Even more usefully, the transcription can be shared directly in Google Docs, but it’s a shame that the file doesn’t separate the speakers, making it slightly annoying to edit without listening to the audio file at the same time – especially if it’s a wide-ranging conversation with many speakers . To transcribe voice memo files from the iPhone, I used Trint and found it to be very reliable at recognizing and then separating the speakers. However, you have to pay for the service, unlike the transcription feature of the Recorder app.

Google Recorder Andy Boxall / Digital Trends

There are other interesting features, including the usual editing tools and a way to create a video of audio and transcription. I also like the fast skip buttons that advance 10 seconds or go back just 5 seconds. This is much more useful when listening to conversations than the iPhone’s 15-second skip buttons. However, the Pixel 7 Pro’s microphones aren’t as sharp and clear as the iPhone 14 Pro’s, and I always choose Apple’s phone for voice-over recording.

If you own another Android phone

Samsung voice recorder Andy Boxall / Digital Trends

What if you don’t own a Pixel phone? If you own a Samsung Galaxy phone — like the Galaxy S23 Ultra or Galaxy Z Flip 5 — the stock Voice Recorder app has similar functionality to Apple’s Voice Memos. It has easy one-touch recording and editing features, including the ability to skip silent sections and save and replace sections. Samsung goes a step further than Google with its cleanup tool, as you can fast forward or rewind a recorded file in just 3 seconds. What is this for maximum control? There is also a speech-to-text function, but it is not very accurate and only produces a transcription in a maximum of 10 minutes.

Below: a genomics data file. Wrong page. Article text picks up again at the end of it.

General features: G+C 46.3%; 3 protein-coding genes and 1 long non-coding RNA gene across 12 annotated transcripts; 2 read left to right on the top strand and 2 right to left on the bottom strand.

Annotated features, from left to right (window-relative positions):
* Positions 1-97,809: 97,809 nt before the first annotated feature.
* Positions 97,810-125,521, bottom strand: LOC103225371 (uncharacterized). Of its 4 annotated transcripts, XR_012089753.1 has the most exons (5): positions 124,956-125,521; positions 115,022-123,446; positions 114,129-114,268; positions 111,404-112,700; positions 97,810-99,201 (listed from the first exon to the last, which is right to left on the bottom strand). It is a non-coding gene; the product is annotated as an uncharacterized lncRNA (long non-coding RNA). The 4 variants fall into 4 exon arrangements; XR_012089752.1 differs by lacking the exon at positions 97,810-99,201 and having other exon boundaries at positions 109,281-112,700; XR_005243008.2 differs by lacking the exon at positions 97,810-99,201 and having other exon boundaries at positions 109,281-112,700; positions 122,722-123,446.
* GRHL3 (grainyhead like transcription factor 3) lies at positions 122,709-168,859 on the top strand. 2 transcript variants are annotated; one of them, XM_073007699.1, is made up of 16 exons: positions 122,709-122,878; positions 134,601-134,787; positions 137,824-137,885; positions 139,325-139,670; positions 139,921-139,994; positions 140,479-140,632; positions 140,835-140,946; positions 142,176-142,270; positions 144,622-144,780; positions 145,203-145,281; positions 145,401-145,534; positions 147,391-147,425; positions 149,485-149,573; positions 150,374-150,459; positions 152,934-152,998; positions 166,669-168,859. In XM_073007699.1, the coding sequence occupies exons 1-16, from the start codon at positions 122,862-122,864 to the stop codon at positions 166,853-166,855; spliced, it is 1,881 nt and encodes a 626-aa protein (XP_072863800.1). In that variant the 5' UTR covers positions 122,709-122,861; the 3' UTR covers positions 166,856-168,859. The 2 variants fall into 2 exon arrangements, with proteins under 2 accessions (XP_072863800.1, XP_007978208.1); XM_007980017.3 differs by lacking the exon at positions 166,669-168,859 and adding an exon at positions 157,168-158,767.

If you don’t have a Samsung phone and want an app that works on any Android phone, I’ve used Dolby On before and recommend it. It’s free to use, unlike most other voice recording apps available on the Google Play Store that require you to pay for a “Pro” version to unlock more advanced features. Dolby On is easy to use and has a feature that other apps don’t have, namely the ability to record in lossless quality.

Dolby on Andy Boxall / Digital Trends

The app also promises to apply various enhancements to the file after recording, including noise reduction, EQ, and volume normalization. There are also a few different filters to apply to your file as well, all of which work well as standard recording can be quite sharp and echoy. The app is designed to record your own voice and files can be instantly shared on Soundcloud, but it works just as well for recording an interview.

If you find yourself in need of a voice or audio recording app, don’t just go to your phone’s app store and pick the first one you see. Try the free, stock apps on your phone first, as they’ll likely be more than powerful and feature-packed enough for most people. I’ve certainly never needed more when recording interviews, and you probably haven’t either.